Wilson, now 4 years old, doesn't really understand what's going on. He's seen David with his National Guard unit, and so in his young mind, the man he sees on Skype is 128 miles away at the London Armory — not 6,500 miles away in Iraq.
"For the most part, he's really too young to understand," Sarah Doggette said.
Doggette coordinates the family readiness group for the deployed soldiers from London and talks with other spouses and family members. Communication between the unit and family back home is constant, a major improvement since the first deployment.
"Without Skype, we'd all be lost," said Tyanna Pitman, whose husband, Richard, has been deployed since August. "Communications is different this time. It's awesome this time."
The London unit now has 124 members (not all of them are in Iraq now) and ranges in age from 17 to 56. Barton, the staff sergeant who remains stationed in London, estimates more than half have families. The unit's role now is helping in the cleanup and shutdown process, including sweeping roads for improvised explosive devices, the IEDs that have killed and maimed so many U.S. soldiers.
It's not only the current soldiers and their families now dealing with the war — it's also those who have already been overseas and come back with injuries that will last a lifetime.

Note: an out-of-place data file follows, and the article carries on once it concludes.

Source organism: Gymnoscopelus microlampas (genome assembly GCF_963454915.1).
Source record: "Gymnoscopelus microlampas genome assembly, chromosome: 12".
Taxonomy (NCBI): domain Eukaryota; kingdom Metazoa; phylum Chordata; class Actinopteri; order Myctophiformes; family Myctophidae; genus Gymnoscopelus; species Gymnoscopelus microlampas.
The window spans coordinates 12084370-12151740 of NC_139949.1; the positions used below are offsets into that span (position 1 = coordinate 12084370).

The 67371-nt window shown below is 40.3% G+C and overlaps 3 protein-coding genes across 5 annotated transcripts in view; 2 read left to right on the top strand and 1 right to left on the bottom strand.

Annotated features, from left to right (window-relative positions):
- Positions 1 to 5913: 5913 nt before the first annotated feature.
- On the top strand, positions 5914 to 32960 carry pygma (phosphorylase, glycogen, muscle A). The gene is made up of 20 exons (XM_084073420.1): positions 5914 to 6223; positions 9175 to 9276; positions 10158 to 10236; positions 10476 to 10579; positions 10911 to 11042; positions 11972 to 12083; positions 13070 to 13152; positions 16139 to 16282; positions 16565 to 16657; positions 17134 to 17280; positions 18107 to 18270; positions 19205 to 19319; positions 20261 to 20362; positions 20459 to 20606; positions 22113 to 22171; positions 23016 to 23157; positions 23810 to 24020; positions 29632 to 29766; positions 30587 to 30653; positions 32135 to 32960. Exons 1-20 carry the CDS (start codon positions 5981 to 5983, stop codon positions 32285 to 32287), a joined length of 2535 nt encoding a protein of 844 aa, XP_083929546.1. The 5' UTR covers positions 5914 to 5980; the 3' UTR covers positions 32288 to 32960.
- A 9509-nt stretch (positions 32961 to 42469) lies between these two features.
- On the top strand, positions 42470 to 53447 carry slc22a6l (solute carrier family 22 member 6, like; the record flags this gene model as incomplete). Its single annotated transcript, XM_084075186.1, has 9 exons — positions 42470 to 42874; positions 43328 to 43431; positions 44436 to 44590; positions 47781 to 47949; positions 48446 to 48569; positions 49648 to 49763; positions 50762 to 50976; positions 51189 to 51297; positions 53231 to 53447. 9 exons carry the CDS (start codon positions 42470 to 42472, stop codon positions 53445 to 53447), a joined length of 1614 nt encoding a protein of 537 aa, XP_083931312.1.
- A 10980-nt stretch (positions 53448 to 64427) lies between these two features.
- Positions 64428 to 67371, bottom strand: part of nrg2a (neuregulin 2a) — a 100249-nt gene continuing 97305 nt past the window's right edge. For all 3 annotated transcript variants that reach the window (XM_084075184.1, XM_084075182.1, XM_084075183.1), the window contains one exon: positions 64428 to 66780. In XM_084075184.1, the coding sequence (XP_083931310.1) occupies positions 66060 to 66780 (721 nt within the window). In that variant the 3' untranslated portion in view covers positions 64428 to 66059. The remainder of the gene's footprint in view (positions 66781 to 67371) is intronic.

The Department of Veterans Affairs' disability compensation database, released under a Freedom of Information Act request, includes 3.2 million records of every veteran receiving disability compensation. McClatchy's analysis of that data shows that the former soldiers who live in the hills and hollows around London already carry a heavy burden of war.
Among veterans who left service from 2003 on — a rough approximation of the Iraq and Afghanistan generation — a total of 175 soldiers in the zip codes in and around London are on the VA's disability rolls. Combined, they have documented 917 disabilities — some mild, some severe, some mental, some physical.
Topping the list are 71 soldiers with hearing problems. Second are 56 cases of post-traumatic stress disorder. A total of 49 soldiers have limited leg motion, while 35 have ankle problems. Such claims result in monthly checks that range from $127 to $2,769.
According to McClatchy's analysis of the VA data, 255 veterans around London have a top disability rating of 100; of those, 22 are veterans who left active duty in or after 2003. While those from the Vietnam generation with the highest rating dwarf those from the recent wars, that's certain to change as the Iraq generation ages and comes in for help.
On a sunny Thursday last month, down a road at the edge of town and past the Dog Patch Trading Post, dozens of veterans with PTSD pack into a maroon corrugated metal building, Chapter 66 of the Disabled American Veterans.